Some of the recently collected specimens include organic matter, indicating that the Jezero Crater, which likely contained a lake and delta in which it emptied, Potentially habitable environments 3.5 billion years ago.
“The rocks we looked for in the delta contain the highest concentration of organic matter we’ve found so far on the mission,” said Ken Farley, a perseverance project scientist at the California Institute of Technology in Pasadena.
The probe’s mission, which began on the Red Planet 18 months ago, involves searching for signs of ancient microbial life. perseverance Collect rock samples that can You have I kept this alert Biometric signatures. Currently, the rover contains 12 rock samples.
drilling in the delta
The location of the delta makes the Jezero Crater, which spans 28 miles (45 kilometers), especially Great interest for NASA scientists. The fan-shaped geological feature, once located where a river met a lake, preserves layers of Martian history in sedimentary rocks, which formed when particles fused together in this formerly watery environment.
The rover examined the floor of the crater and found evidence of igneous or igneous rocks. During its second campaign to study the delta in the past five months, Perseverance has found rich sedimentary rock layers that add more to the story of ancient Mars’ climate and environment.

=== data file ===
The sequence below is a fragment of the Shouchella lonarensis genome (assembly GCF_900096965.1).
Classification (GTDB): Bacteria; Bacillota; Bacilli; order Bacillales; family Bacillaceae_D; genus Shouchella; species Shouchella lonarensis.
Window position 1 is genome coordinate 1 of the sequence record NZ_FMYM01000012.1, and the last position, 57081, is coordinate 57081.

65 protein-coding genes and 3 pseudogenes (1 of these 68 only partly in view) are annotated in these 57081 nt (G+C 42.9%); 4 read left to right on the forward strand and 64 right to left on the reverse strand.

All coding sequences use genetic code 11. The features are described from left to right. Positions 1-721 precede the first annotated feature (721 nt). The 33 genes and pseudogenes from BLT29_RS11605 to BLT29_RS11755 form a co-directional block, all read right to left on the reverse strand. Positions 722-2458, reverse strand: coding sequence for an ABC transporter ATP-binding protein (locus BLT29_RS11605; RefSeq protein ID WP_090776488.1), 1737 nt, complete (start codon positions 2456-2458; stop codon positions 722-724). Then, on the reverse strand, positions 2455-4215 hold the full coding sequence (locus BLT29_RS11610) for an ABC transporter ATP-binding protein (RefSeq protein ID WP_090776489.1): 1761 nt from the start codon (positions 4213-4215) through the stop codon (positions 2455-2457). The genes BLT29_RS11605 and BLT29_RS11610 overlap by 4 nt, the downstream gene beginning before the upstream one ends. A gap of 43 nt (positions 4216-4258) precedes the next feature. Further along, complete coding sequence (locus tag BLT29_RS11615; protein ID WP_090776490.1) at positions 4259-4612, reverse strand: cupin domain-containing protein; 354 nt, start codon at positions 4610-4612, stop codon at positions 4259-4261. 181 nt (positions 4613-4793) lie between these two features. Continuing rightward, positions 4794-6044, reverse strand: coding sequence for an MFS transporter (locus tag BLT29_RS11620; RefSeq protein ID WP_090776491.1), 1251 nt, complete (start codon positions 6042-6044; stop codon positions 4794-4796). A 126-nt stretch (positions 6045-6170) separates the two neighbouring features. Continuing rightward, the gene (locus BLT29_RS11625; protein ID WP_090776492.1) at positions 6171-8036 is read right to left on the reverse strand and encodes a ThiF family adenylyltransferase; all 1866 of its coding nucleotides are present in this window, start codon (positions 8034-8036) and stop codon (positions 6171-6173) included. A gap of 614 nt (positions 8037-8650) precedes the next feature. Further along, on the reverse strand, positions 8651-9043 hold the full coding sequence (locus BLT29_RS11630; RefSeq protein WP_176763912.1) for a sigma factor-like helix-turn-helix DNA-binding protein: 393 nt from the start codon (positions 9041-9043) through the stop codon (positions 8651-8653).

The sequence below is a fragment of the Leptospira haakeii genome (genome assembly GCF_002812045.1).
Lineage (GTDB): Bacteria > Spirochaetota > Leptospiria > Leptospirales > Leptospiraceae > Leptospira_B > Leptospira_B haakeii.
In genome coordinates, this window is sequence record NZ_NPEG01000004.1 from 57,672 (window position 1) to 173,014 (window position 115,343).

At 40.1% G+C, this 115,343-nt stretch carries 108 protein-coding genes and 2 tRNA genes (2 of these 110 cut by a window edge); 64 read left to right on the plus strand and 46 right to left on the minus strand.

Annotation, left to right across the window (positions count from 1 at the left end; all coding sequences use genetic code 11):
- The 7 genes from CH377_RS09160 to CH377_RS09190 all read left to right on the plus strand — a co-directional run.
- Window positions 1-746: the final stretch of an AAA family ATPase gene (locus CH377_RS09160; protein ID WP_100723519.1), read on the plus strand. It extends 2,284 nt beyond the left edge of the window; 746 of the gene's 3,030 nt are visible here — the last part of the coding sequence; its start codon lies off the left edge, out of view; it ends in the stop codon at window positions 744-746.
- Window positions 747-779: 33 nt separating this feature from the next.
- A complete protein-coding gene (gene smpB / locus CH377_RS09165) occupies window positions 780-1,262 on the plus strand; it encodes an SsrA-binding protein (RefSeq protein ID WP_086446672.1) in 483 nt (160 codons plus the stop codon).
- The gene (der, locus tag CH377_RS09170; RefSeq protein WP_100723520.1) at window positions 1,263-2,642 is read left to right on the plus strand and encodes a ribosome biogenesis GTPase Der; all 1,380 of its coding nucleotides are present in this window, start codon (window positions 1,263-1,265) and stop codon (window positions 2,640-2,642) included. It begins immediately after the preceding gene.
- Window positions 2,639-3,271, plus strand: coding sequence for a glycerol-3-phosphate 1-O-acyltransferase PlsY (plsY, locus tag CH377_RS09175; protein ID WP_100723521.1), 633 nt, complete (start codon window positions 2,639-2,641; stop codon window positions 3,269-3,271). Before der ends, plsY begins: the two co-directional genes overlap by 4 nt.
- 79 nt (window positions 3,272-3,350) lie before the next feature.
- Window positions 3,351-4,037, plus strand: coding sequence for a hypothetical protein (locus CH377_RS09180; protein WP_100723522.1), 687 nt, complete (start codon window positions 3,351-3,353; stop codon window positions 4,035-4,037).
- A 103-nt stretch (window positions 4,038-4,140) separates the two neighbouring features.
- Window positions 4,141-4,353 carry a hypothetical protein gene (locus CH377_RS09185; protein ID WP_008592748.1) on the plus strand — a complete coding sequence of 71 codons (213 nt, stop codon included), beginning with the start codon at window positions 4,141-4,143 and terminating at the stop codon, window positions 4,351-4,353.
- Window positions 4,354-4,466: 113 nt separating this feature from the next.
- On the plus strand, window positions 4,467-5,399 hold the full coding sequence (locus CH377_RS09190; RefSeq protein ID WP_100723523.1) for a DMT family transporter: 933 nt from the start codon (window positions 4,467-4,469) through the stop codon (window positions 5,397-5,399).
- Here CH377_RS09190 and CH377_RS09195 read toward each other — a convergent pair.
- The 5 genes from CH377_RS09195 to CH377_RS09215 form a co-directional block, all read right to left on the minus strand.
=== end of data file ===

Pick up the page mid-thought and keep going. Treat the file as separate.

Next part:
“The delta, with its diverse sedimentary rocks, contrasts beautifully with the igneous rocks—formed from the crystallization of magma—discovered in the crater floor,” Farley said.
“This juxtaposition provides us with a rich understanding of the geological history after the crater was formed and a variety of samples. For example, we found sandstone bearing grains and rock fragments that were created far from Jezero Crater.”
The expedition team named one of the rocks that Perseverance sampled as Wildcat Ridge. The rocks likely formed when mud and sand settled in a saltwater lake where it evaporated billions of years ago. The rover scraped the surface of the rock and analyzed it with a tool known as the Raman & Luminescence for Organics & Chemicals Survey, or SHERLOC.
This rock-solid stun laser acts as a fictional black light to detect chemicals, metals, and organic matter, said Sunanda Sharma, a Sherlock scientist at NASA’s Jet Propulsion Laboratory in Pasadena.
The device analysis revealed that the organic minerals are likely aromatic, or stable molecules of carbon and hydrogen, which are bound to sulfates. Sulfate minerals, often found within layers of sedimentary rocks, preserve information about the aquatic environments in which they formed.
Organic molecules are of interest on Mars because they are the building blocks of life, such as carbon, hydrogen, and oxygen, as well as nitrogen, phosphorous, and sulfur. Not all organic molecules require life to form because some can be created through chemical processes.